With her arms folded, she stared at the point on the bed that was between the two spots we were sitting on across from each other. “I can’t do what I came here to do.” The statement had taken a long time to come out, but when it did, the words that made it up were delivered in an extremely hushed voice, almost like she was afraid to say this.

“I don’t think I understand. I’ve helped you the same way you’ve helped me.”

“That might be true, but that’s not why I’m here.” Her face slowly shifted to a less emotionally charged one. She must have finally resolved in herself the conflict she was going through to tell me this.

“Then… why don’t you tell me, sweetie?” I asked, using my recent little nickname for her. Though I had certainly used these types of names in the past, it was never with meaning but more to just solidify my hold I had on people. This time, it was for a similar purpose, but with radically more sincere motivations behind it.

Her eyes closed and her head shook. That conflict must have come back. I couldn’t help but mentally question what was so intense that she didn’t want to tell me.

“I already knew who you were before you moved here.” Her voice had lowered yet again, like she admitted some truth that might anger or hurt me. I was confused. Was she someone I had hurt in the past? That thought had quickly grown into me mentally going down a list of everyone I had wronged but no one matched her at all, unless it was someone who had radically changed from a few months to over a few years ago.

“Do… I know you?” I asked and leaned forward, expectant of an answer that would hopefully bring to light a truth I had forgotten.

“No, you don’t, but I know you. In a way, you still don’t know me. More specifically, what I am.”

I was confused. What she was? As in, the type of person she was? I asked her this to help clarify what she meant, but instead she shook her head and that left me even more confused. Then she opened her eyes and looked up at me. My face had immediately shifted to one of shock at the view of her eyes having now changed their color to a deep violet.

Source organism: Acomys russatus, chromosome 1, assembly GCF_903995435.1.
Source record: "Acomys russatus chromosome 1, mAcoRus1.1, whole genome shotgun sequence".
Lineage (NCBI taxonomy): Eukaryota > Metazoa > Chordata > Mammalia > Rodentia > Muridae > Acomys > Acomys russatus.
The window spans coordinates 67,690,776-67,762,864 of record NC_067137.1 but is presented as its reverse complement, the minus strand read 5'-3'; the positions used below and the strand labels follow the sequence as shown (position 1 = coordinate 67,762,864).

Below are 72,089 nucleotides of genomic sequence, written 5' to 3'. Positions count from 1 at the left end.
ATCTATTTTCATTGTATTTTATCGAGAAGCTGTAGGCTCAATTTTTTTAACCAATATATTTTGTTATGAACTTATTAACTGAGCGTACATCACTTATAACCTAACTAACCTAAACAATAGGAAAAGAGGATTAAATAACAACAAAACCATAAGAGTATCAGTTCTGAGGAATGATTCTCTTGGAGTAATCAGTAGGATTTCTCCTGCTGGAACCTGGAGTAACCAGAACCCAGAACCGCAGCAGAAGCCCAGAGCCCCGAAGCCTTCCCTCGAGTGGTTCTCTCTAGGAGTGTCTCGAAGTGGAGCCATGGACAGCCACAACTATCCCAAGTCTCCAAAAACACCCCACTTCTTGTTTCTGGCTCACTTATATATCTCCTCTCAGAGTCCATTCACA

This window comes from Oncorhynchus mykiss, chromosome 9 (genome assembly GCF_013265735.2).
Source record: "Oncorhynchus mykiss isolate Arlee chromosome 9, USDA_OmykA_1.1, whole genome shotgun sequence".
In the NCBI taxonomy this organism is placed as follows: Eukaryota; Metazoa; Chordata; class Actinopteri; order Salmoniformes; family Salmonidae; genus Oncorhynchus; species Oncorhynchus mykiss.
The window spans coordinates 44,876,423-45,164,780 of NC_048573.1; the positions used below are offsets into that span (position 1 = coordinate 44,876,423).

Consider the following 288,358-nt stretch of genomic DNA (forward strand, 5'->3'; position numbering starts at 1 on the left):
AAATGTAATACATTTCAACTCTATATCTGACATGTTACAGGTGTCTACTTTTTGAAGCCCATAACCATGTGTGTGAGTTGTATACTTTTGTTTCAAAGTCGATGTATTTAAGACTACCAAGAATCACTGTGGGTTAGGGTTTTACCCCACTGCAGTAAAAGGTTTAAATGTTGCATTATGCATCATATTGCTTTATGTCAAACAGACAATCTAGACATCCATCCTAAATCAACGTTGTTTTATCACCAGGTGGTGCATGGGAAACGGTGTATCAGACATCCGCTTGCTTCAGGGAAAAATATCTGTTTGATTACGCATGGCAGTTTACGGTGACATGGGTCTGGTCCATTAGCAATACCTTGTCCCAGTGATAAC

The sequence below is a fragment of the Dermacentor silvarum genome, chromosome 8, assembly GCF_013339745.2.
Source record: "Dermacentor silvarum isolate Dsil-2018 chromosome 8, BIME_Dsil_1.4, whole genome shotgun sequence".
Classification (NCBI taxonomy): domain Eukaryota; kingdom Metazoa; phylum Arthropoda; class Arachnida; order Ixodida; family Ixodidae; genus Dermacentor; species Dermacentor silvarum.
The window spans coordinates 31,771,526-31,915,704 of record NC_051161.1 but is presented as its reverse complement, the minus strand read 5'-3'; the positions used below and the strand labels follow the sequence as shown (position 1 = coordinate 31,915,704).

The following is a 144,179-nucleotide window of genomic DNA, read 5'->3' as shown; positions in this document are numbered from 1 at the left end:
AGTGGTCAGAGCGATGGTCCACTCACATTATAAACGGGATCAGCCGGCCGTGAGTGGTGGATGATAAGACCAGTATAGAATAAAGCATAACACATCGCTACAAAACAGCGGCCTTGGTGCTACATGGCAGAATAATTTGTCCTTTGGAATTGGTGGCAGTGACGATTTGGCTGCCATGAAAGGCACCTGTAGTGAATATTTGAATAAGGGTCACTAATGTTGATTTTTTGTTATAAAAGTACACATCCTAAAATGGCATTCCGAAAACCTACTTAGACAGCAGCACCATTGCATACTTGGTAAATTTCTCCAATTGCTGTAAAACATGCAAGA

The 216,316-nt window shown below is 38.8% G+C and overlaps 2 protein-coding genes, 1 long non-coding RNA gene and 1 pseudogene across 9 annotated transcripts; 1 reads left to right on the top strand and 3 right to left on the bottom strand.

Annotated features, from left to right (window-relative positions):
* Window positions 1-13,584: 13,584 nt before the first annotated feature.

“My job is to kill those who deserve to die, but you changed, and so… my job did as well.”

Internally, I was feeling a clash of both confusion and terror that I held back in order to try to be as understanding as possible.

“I can tell by your face that you’re scared. Don’t worry. My job’s also to make sure that people stay alive that deserve it.”

Apparently I wasn’t good enough at holding those feelings back. At this point, most people would have passed this off as crazy, but given what happened to her eyes, that was enough to immediately dismiss that notion. With a sly smile, she continued on to her next statement.

“Have you ever wondered why I like to wear black so much, or that one jacket you always tell me looks cool?”

“Good taste?”

The two of us shared a small laugh, then I shook my head a little to bring myself back to the topic at hand.

“So then what are you?” I asked the most obvious question, and in reply, I received a look of self-satisfaction on her face. I could tell she had already predicted I would ask that, although it wasn’t a difficult guess to make. In response, I jokingly folded my arms and shot a glare at her with my eyes, then stuck out my tongue and let her speak.

“I’m a reaper.” She gave a small nod and grinned, as if very proud of this. In response, I raised my eyebrow and immediately asked my next question.

If that was not enough to confuse me, I had noticed a strange inconsistency between this and her previous question. "Wait, you actually have to wear black and everything?"

She stared at me blankly for a second as the question sank in, then laughed and shook her head. "Of course not. We don't have a uniform or something or else you guys would start to catch on after a few hundred years. I was just asking that because it's usually a pretty stereotypical image of ours."